If you are wondering whether to use this method, here below are the pros and cons of bench footing to help you make a sound decision:

Pros Cons
Consumes little time. The square footage of your basement is reduced.
Cheaper than underpinning. Not likely to add value to your home.
No changes are made to the foundation walls. Does not encompass fixing of cracks, if any.
Little excavation.  
Good option if your neighbor does not agree to you digging under the foundation.  
The new ‘bench’ created can be used as a space for display.  

How Much Does It Cost To Lower The Floor In A Basement?

Lowering a basement floor can cost thousands of dollars. Though underpinning is more expensive because a lot more work is required such as excavation, bench footing is not very involved and costs less.

Generally, it can cost between $20,000 and $50,000 to lower a basement floor. And even if you did the work yourself, it would cost you $80 per square to underpin, and $25 per square foot to bench foot.

The overall cost depends on the area surface of the floor being lowered, the number of walls to put up, and how complicated the job is.

How Deep Can You Dig A Basement?

A sectional view of a residential building with a view of the basement

It’s very important to consider how far deep you can dig because your foundation needs enough footage to reinforce a building without causing any potential risk of collapse. Your contractor will carry out an assessment and advise you how far low you can dig.

Legally, you can dig up to 25 feet down, but if you want to go beyond this, you will need to research and find out if anyone has mining rights in the area.  

How Safe Is Underpinning?

Underpinning, just like bench footing, is safe. Even though the methods are different, both strengthen the foundation. 

The safety of your basement largely depends on the workmanship done. It’s highly unlikely that qualified professionals would compromise on quality.

Is There An Alternative To Underpinning?

As mentioned, there are only two methods with which to lower your basement floor. But if your basement has weakened due to subsidence, an alternative to underpinning is the use of a non-disruptive method such as Geobear technology.

Underpinning is disruptive because the soil has to be excavated from the foundation. It also takes a long time to complete and requires the building to be vacated before starting on the job.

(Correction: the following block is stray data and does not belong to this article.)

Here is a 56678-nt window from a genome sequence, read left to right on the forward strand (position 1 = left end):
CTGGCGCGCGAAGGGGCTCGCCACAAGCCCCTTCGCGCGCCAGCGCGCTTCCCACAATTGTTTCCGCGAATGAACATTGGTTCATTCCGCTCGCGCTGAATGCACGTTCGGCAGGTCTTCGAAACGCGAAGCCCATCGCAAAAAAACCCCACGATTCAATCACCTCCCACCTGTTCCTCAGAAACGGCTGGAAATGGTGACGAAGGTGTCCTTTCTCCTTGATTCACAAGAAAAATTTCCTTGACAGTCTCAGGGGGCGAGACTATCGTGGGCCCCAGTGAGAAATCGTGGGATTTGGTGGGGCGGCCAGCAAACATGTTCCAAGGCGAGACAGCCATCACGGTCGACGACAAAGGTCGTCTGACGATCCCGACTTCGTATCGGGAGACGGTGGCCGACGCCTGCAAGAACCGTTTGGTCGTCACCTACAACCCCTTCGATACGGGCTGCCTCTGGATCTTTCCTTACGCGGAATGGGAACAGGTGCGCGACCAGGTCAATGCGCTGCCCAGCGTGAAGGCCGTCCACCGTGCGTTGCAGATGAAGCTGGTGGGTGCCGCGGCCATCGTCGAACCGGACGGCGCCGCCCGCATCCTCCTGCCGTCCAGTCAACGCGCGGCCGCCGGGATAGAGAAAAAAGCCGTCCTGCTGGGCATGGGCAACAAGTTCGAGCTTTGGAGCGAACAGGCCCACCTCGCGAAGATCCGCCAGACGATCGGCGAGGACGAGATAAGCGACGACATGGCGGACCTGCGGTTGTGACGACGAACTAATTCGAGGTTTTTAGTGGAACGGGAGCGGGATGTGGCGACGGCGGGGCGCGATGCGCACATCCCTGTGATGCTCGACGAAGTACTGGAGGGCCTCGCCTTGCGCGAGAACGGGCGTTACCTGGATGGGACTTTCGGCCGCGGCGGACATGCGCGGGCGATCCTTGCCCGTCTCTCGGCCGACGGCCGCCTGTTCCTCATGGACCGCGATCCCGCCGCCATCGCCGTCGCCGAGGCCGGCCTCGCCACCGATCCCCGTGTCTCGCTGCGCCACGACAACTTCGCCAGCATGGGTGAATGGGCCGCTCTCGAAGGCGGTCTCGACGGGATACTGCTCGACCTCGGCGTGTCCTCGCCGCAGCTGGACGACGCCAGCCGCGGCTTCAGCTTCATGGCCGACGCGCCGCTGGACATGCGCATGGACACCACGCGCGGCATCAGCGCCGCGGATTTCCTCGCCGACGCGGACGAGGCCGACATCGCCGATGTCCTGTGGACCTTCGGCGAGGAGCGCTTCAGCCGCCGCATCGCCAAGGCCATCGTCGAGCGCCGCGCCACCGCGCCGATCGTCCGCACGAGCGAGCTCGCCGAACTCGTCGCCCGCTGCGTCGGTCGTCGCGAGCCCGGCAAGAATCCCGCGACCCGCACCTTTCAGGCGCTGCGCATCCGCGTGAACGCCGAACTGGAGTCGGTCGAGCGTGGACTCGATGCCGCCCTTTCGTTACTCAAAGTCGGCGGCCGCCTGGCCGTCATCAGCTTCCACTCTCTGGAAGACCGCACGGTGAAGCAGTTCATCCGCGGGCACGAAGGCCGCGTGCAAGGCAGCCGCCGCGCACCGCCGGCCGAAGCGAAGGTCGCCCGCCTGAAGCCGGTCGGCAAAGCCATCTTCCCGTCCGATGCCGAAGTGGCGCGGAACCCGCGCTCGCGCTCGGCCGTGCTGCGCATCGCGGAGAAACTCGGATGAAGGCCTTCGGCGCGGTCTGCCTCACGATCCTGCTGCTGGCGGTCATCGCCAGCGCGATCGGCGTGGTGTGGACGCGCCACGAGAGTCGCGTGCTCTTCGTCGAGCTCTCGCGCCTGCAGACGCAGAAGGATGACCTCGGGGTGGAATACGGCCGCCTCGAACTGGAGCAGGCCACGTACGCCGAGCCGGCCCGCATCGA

But with Geobear technology, geopolymer resin is injected into the foundation through holes dug in the ground and can take only a day to complete and does not require a building to be vacated.

Does Underpinning Devalue Property?

Underpinning adds value to your property. As explained above, this method has many benefits.

Your floor is not only lowered, but your contractor can access the hidden mechanisms in your basement like the electrical, insulation, and plumbing and correct anything that could be wrong.

Also, if the foundation is weak, any of the underpinning methods used will improve the strength of the foundation, subsequently increasing its value.

However, if underpinning is done in a shoddy manner, the value of your property can decrease. That is why it is important to hire only qualified professionals who will do a high-quality job for you.

In Closing

Lowering a basement floor is a good idea if you want to increase space in your basement. There are a variety of reasons for doing this, for example, creating space for an office, laundry, or rental.

There are only two methods to choose from, underpinning and bench footing. Each has its pros and cons which you need to carefully understand so that you can make the most suitable decision.

Finally, for a top-notch job to be done, hire qualified professional contractors and/or engineers to do the work for you. Even if the costs might be high, it will be worth it.  

Have a look at our previous posts on minimum requirements for a basement and how tall your basement ceiling can be:

Minimum Height For Basement Ceiling

How Tall Basement Ceiling Needs To Be